Hunting and Foraging for Dinner│ Chef It Up!
Springtime is an ideal opportunity to wake up your winter-dulled taste buds. The woods and fields are bursting with new life, all waiting to be harvested, cooked, and compiled into a gourmet forager’s feast. It’s also a chance to showcase your culinary skills, so get out in the woods and start foraging, using this article as your guide. That being said do not pick and consume any plant foraged from the wild unless you are absolutely certain of its identification. Study a couple ID books and go out with some experienced gatherers first. With that token warning out of the way, let’s begin.
One of the first woodland foraging opportunities of spring is maple season. Sap in maple trees freely flows when temperatures are above freezing during the day and plummet below freezing at night. Obviously, sugar maples have sap with the highest sugar content, but other maples (or even birch) can be used. “Tap” a tree by drilling a small hole and inserting a spile (i.e., a short tube that funnels sap out of the tree). After collecting the sap in a bucket or bag each day, you have a few options. You can simply drink the filtered sap, which tastes slightly sweet and has many nutrients and trace minerals to act as natural vitamin water. If that doesn’t float your boat, you can also boil it down until it turns into maple syrup. Or continue to boil it further to get maple sugar. It’s up to you.
Next on the foraging schedule is likely to be wild onions, also known as wild leeks, ramps, or wild garlic. Wild onions grow in woodland settings, sprouting long leaf blades through the leaf litter. Attached to these leaf blades is a small onion bulb. You’ll know if it’s a wild onion by their unmistakable onion scent. Be careful to only pick 10 to 20 percent of a given patch, so as not to over-harvest. Rough chop young leaves to add to a salad for a potent kick or dice them thinly to use like chives. You can also cook the small bulbs like green onions and add as a side dish.
While out foraging for wild onions, also keep a keen eye out for morel mushrooms. Morels are one of the choicest springtime edibles. They typically grow in moist soils near or around dying elm or ash trees. They have a very distinct, brain-like texture that is easy to identify, but not always easy to spot on the forest floor. Especially with mushrooms, you should go with another gatherer first to be sure of your identification before eating. Do not simply pull the mushroom from the ground, as you will disturb the soil and ruin your chances at foraging more next year. Instead, cut the top portion off using a knife. Also, carry your mushrooms in a mesh bag (e.g., onion sack) as you collect them. This will allow them to breathe and any spores that fall out may start new morel colonies. They are enjoyed best just fried in some butter with some salt and pepper, but you can get as creative as you want!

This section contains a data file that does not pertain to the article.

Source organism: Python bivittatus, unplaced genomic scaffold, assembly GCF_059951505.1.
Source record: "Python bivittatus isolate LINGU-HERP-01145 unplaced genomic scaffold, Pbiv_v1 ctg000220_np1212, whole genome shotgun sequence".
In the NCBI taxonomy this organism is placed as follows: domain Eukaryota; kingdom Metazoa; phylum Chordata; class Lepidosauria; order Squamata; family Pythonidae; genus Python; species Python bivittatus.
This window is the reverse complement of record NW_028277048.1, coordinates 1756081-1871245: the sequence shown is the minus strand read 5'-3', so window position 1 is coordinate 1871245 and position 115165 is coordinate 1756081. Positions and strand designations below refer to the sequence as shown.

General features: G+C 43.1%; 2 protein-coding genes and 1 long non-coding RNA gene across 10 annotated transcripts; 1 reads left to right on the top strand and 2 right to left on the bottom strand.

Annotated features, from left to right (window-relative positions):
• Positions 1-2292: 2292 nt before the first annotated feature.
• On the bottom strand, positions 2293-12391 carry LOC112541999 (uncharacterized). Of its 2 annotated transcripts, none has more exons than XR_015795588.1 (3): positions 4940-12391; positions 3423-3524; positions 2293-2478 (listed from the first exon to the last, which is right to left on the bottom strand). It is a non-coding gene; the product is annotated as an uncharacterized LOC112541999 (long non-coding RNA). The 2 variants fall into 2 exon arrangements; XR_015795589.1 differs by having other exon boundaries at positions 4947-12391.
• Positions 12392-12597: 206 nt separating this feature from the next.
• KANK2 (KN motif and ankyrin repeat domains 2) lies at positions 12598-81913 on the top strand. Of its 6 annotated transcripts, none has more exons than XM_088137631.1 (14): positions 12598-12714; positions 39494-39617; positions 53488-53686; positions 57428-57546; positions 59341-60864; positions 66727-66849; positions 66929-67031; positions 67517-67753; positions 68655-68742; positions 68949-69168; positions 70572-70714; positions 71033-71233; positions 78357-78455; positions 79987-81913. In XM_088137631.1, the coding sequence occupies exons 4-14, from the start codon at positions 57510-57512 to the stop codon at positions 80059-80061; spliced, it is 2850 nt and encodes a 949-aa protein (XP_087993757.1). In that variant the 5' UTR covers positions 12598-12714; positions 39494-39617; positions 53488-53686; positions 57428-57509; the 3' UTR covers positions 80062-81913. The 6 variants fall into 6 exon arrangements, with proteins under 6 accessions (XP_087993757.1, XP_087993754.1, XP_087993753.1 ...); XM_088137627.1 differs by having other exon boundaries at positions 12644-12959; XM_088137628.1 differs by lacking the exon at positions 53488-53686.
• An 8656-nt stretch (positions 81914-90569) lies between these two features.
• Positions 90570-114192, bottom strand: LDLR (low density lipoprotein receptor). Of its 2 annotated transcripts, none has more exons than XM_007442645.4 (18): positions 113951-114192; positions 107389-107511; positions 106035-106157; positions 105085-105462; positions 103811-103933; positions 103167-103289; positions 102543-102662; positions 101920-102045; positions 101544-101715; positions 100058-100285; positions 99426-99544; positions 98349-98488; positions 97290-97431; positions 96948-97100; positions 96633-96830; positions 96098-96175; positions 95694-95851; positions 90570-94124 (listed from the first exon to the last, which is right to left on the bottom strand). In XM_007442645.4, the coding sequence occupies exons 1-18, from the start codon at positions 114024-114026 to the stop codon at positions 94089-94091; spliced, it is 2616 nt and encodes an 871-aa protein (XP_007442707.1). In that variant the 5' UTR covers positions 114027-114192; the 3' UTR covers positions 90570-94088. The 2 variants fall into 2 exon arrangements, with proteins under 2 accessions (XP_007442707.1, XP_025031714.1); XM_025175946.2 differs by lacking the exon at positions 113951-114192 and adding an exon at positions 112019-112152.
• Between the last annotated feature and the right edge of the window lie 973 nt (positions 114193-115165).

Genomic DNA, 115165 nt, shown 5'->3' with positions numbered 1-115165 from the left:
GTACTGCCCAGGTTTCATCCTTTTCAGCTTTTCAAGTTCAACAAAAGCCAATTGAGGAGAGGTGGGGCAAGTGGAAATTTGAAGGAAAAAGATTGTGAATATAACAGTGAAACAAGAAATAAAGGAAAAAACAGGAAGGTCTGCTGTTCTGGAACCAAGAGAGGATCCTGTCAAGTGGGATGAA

Let’s recap. Up until this point, you have a drink, some greens, and mushroom side dish, but no main course. What’s the best option in the springtime? Turkey, naturally! Though not technically foraging, it’s close enough.
There are many methods for turkey hunting, including using decoys, afternoon hunting, etc. Luckily, there are just as many turkey recipes to experiment with. A solid starting point to go with your wild edible feast is a marinated and grilled turkey breast. Simply breast out your turkey, and marinate each one in vegetable oil, soy sauce, lemon juice, a little honey, garlic cloves, and some of your favorite spices. After marinating for about a day, sprinkle on some sesame seeds and grill over medium heat until ready to eat.
There you have it. A full meal simply from foraging wild edibles from the woods. Beats fast food any day, I promise you. Invite some friends or family over and serve your wild turkey breast alongside your other side dishes. Your only remaining challenge will be to accept all of that praise with even an ounce of humility.